I also opted to keep my piece of mind on the board/mounting puck interface. Voile' calls for tapping the (wood) core and epoxy mounting in screws. As you might infer from my screen name I am a lumberjack sized rider. 6'3" 239lbs. but with some grace and cat skills after 19 years of riding. But having a questionable interface for my frame will not give me piece-of-mind when I drop in; I want to forget my board is there.

Nonetheless, I have heard of various fellow hessians and skunk apes tearing out of their wood cores on occasions. So I chose to purchase P-Tex covered inserts. I already have possessed an insert countersink bit from previous tuning work, and luckily it matched to inserts I had just purchased. You first drill a 3/16" pilot hole, then bore out to a 1/4". The insert countersink has a matching 1/4" plug head that slides in and centers the bit. It drills in to depth and automatically stop on a built in flange.

The next step was to use a 24 hr epoxy to set the inserts. I first tapped them down with a flat faced hammer, then one by one, clamped them down further into the hole with the use of a large c-clamp. Set the board back over the radiator and let it toast all night while the epoxy cured. Out of 38 inserts only two spun out; which was easily corrected by pulling, cleaning hole and re-gluing a new insert. Once fully dry I smoothed the base with a belt sander. (Too cheap to go to the shop for a belt-grind) Once again, out of 38 inserts only two P-Tex covers popped off, which again was an easy repair by underscoring the metal surface and reapplying the cap with hot P-Tex from the gun and some hand pressure.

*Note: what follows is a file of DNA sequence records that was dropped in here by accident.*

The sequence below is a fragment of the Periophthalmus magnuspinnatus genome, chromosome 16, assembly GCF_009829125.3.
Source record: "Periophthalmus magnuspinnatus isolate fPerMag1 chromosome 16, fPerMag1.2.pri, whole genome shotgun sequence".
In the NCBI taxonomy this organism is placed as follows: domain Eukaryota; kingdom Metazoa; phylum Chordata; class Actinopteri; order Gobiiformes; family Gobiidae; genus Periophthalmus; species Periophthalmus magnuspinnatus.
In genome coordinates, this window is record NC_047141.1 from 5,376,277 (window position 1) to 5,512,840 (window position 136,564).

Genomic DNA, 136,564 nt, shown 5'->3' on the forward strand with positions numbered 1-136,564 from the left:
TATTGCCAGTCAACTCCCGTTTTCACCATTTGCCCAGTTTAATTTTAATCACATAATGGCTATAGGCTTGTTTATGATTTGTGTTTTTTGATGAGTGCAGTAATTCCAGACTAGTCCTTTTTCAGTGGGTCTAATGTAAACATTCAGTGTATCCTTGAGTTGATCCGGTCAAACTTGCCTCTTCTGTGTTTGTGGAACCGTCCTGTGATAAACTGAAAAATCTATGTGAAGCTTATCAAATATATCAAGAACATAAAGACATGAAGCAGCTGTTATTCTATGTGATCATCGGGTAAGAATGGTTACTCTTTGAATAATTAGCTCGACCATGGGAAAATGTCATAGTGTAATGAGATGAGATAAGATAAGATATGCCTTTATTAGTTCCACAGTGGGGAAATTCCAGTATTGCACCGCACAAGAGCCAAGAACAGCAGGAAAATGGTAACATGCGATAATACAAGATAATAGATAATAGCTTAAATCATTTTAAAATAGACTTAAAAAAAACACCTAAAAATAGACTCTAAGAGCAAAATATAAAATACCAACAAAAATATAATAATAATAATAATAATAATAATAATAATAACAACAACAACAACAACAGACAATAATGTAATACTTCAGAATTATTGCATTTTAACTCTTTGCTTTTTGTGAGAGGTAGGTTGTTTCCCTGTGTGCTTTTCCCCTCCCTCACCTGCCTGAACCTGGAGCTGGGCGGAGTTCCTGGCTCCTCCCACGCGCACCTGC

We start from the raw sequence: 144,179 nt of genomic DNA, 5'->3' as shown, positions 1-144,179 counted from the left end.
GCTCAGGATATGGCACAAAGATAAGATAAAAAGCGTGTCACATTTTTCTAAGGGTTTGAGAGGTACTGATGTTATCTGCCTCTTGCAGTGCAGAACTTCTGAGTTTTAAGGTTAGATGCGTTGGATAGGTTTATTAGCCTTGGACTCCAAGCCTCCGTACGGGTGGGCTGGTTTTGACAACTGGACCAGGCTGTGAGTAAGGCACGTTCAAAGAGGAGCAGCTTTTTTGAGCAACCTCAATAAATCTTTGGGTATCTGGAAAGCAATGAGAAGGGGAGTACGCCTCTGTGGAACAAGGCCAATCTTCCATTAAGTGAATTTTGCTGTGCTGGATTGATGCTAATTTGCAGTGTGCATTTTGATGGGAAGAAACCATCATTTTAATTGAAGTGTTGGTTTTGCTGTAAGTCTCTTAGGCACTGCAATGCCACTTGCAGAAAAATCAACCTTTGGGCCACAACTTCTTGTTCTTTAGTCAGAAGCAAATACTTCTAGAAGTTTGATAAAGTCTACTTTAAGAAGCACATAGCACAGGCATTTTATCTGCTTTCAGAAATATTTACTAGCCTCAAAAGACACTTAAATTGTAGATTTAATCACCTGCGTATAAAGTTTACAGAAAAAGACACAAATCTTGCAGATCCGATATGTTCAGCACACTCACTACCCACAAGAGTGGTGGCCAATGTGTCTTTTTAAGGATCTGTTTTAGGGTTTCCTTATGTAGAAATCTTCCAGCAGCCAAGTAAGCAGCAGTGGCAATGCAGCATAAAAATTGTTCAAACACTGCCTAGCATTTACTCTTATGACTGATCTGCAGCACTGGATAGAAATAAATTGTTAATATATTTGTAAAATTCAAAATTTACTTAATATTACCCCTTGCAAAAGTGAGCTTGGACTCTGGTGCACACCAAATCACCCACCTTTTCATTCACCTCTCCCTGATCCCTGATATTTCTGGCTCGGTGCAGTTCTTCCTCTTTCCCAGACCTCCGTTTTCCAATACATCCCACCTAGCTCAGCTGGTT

Mounted up, drove up the road, two quick R&D runs to some mini peaks in Daggett Pass last night; grainy slushy snow (spring conditions: sigh!), a couple of small rocks drops and sasquatch board-cranking turns and the board seems to be doing it's job.

More results and the complete build gallery to follow.
(Sorry, do not have the photos downloaded yet)

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Some will fall in love with life and drink it from a fountain
That is pouring like an avalanche comin' down the mountain.


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 Post subject: Re: Split Sidewalls: P-Tex sidewall construction
PostPosted: Fri Jan 09, 2009 10:47 am 
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Joined: Tue Dec 23, 2008 4:35 pm
Posts: 16
Location: North Vancouver BC
NICE! Gotta see those pictures now!


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 Post subject: Re: Split Sidewalls: P-Tex sidewall construction
PostPosted: Sat Jan 10, 2009 2:15 pm 
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Joined: Thu Jan 01, 2009 9:51 pm
Posts: 28
Location: Eastern Sierra's - Lake Tahoe Basin
Update on the Burton Supermodel DIY. We tried a mod during the cutting of the Supermodel 163 for my wife. She wanted a pow-proof board that wouldn't pearl on her if we happened to get a real good pow/hike day. I liked the feel and ride of my Burton Fish in the deep stuff and was looking for a similar benefit for my wife.
We redrew the initial center-line that was measured out and took the tail end of the line and moved it to the left and right of center just shy of a 1/4" on each side. Redrew the nose point to both of these new points and cut on those two lines during the sawing step.